And so begins our last week in Cape Town. Even before our 6 o’clock alarm was set to go off, Sue was in the kitchen cutting up a mango. It was still dark outside! What are we doing getting up before the sun? This is so ‘not right’!
We are going golfing. Again. Much to Sue’s chagrin. I’d booked this over a week ago and that’s the first mistake right there — ‘I’ booked it. Better to make decisions TOGETHER (i.e. let Sue make them!) than to go down the wrong road like this. Sue was not happy even before we left home.
First of all, we had no cash. And we had no data on our phone. I corrected the cash problem first by making a pitstop at the Woolworths ATM before heading out to the Rondebosch Golf Club. And low and behold, my phone’s google maps GPS brought us safely to the golf course, even without data!
Our old friend Fritz (the 70-year-old German guy, whose girlfriend Susanne has gone back to Germany for a couple of weeks) was waiting for us at the clubhouse. We checked in and paid in the pro shop and then headed for the tee boxes at the eleventh hole. That’s how they do it here — the first hole was all booked so we started at hole 11 and finished the back nine before having our ‘coffee break’ and continuing with the front 10 holes.
I was shooting great at the start but then things fell apart. It got so bad I shot ‘double-digits’ on our 4th hole (yes, I said double digits — not double bogey, not double par, double DIGITS!). Still, I was optimistic that things would turn around on the next hole. Sue, on the other hand, was playing great golf, in spite of the fact that her one un-gloved hand was getting frozen.
Table mountain looked glorious with the morning sun illuminating it. We could see the congestion of cars on the freeway just beyond the trees that lined our fairways — hey, it could be worse — some people have to go to work today!
And after a few really bad holes my game got back on track (sort of). It seems that once I make a bad shot I am determined to get that yardage back on the next shot — and the harder I flail, the more likely I am to repeat my mistake. I KNOW that’s not good golf, but I guess I am a slow learner. Still, I was enjoying my day.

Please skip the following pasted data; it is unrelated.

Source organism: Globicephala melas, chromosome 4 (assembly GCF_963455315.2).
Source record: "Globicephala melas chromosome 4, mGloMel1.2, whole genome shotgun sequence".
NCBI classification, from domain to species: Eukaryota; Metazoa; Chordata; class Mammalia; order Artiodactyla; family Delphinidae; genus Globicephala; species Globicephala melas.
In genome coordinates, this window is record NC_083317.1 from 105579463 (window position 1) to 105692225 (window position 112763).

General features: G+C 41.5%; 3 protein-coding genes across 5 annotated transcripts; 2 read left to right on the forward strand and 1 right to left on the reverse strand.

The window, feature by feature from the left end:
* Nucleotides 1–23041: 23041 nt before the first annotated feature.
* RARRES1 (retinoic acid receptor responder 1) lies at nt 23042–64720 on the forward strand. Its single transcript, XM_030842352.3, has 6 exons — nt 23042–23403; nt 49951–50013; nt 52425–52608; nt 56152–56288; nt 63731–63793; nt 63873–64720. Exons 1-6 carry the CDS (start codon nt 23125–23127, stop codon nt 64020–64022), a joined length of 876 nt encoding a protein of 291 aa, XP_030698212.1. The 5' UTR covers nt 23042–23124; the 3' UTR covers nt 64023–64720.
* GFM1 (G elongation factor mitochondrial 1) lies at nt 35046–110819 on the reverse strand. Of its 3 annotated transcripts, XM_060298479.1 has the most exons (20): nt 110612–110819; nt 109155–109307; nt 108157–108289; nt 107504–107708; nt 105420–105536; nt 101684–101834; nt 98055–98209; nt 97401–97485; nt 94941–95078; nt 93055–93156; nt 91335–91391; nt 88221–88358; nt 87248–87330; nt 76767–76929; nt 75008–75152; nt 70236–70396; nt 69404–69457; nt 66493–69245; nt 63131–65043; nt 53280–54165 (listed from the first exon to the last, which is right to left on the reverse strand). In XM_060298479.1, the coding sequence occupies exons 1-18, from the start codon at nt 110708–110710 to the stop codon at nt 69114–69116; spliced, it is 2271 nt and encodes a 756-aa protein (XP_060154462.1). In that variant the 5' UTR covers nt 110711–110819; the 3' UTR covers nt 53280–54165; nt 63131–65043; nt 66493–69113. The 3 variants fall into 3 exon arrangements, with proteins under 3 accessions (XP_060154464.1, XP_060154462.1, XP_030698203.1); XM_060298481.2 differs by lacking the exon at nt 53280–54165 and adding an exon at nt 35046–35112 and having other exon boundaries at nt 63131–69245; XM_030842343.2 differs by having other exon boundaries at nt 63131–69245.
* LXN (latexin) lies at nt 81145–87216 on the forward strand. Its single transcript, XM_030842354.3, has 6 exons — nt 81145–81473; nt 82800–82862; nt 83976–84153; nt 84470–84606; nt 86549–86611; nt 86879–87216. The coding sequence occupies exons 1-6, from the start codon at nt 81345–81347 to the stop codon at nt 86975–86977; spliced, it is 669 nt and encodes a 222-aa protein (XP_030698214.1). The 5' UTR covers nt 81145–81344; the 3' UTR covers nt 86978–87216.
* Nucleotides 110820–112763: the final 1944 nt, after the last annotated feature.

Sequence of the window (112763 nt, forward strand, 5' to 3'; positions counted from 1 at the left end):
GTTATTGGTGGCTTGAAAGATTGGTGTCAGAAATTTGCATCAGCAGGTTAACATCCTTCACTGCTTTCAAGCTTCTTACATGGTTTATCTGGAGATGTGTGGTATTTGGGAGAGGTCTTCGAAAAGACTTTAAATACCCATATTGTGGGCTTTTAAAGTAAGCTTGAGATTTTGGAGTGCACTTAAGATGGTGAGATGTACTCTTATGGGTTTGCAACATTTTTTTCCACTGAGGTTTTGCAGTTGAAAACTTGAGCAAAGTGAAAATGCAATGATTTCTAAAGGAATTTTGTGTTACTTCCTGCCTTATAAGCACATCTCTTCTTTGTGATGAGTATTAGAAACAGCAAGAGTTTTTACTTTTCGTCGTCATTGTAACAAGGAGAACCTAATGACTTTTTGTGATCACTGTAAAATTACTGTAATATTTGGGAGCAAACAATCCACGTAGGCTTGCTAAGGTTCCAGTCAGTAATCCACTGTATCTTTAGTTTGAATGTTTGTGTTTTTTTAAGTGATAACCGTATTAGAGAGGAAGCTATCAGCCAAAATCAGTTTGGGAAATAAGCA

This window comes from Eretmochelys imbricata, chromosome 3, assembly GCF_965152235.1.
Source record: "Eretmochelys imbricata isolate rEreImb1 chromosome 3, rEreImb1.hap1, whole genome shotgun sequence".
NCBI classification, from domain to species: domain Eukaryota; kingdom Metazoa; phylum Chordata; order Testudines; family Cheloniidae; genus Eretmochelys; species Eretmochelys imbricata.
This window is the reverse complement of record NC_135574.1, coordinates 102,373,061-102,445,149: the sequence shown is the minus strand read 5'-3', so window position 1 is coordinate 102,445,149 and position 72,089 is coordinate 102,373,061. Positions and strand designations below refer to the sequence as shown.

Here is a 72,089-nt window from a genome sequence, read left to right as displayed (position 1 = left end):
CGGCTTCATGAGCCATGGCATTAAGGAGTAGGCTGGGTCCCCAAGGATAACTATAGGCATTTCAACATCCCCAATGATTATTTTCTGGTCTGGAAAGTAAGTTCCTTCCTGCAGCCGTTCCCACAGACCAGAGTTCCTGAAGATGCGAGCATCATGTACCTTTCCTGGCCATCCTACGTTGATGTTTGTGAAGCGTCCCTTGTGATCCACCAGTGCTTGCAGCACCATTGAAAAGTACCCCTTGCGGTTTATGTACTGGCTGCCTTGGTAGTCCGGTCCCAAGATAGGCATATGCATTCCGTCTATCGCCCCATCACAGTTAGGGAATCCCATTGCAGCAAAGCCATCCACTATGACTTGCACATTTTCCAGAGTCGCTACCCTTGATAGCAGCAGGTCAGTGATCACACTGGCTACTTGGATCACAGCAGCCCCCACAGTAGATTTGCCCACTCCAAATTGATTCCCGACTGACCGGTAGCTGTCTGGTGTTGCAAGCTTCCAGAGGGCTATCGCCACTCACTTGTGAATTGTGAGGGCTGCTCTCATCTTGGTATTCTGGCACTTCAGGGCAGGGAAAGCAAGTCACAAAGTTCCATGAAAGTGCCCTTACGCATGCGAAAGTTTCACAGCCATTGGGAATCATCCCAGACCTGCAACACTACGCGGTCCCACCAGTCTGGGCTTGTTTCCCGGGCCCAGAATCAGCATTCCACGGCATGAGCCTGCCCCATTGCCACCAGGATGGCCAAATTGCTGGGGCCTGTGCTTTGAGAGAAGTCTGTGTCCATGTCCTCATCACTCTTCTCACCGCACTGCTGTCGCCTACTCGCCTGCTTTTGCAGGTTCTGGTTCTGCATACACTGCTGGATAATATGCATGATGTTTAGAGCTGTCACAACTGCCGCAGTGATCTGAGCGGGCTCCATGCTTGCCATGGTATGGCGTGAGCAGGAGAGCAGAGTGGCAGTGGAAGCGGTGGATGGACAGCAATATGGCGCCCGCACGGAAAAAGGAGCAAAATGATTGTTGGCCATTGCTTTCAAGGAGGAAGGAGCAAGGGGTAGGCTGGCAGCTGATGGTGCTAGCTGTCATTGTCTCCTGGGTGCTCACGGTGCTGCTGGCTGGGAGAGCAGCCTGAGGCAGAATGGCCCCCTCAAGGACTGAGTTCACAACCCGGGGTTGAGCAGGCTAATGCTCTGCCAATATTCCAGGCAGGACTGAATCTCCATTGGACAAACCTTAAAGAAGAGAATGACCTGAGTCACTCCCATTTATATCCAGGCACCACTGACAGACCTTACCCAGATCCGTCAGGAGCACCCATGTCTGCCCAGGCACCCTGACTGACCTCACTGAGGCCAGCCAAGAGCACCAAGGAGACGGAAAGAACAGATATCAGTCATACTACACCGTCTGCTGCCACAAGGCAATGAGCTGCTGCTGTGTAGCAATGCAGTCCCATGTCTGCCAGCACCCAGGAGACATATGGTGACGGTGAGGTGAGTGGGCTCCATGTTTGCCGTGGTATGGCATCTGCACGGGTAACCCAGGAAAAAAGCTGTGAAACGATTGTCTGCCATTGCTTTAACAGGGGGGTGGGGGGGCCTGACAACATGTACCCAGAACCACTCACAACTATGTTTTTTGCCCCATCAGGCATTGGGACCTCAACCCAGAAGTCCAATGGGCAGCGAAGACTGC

We finished our game at around 11:30, said ‘Auf Wiedersehen’ to Fritz, and wished him well. He is staying here for most of the ‘winter’, golfing three times a week, and looking forward to his ‘caddy’ Susanne coming back to join him in a couple of weeks.
The data-less phone failed us on the drive back to our apartment. But by now I really didn’t need the GPS to find my way. And thanks to Sue, who has nearly pushed through the floorboards of our Volvo whenever she notices a car ahead of us, and who has kept us accident-free by gripping her armrest and shouting at me when she thinks I don’t see what she sees, we made it home in no time at all and without incident. Sue headed upstairs to make sandwiches while I went to the corner pharmacy to buy more data for my phone.
After lunch I continued working on my computer (and watching the Apple Event on TV, now that our internet was working — well, not so well that I could stream it without long rotating ‘beachball’ pauses, but I could get the drift of it. And Sue updated our home budget accounts in her little notebook. And that’s how we spent the afternoon!
At around suppertime we Skyped my parents — all is well, snow has nearly melted, temperatures could warm up a bit. And not soon after, at around 7:30, we went out for supper. We went to one of Sue’s favorites, Manos, and it did not disappoint.We shared an excellent grilled calamari dish for an appetizer. Sue had pasta and liver (so good she ate half of it and boxed up the rest for tomorrow’s lunch) and I had a breaded chicken with salad dish (I ate half the chicken and gave the rest to Mike, the parking attendant down on our street). A guy at the next table bought us each a couple of shooters to celebrate various events — possibly the birthday of the lady sitting at another nearby table (friendly South Africans!) And the best part of dinner was watching our waitress, Fran, literally ‘skipping’ from table to table to kitchen and back, working feverishly to keep the full restaurant (and those waiting to get a table) entertained and happy. As Sue likes to say (and said again tonight), it would be her dream job to work in a restaurant like this.
When we got home we started up our devices and checked various insignificant things: Facebook and Twitter and emails and news feeds etc. We were both tired from quite a few early mornings in a row — tomorrow we’ll sleep in for the first time in over a week — and went to bed before eleven.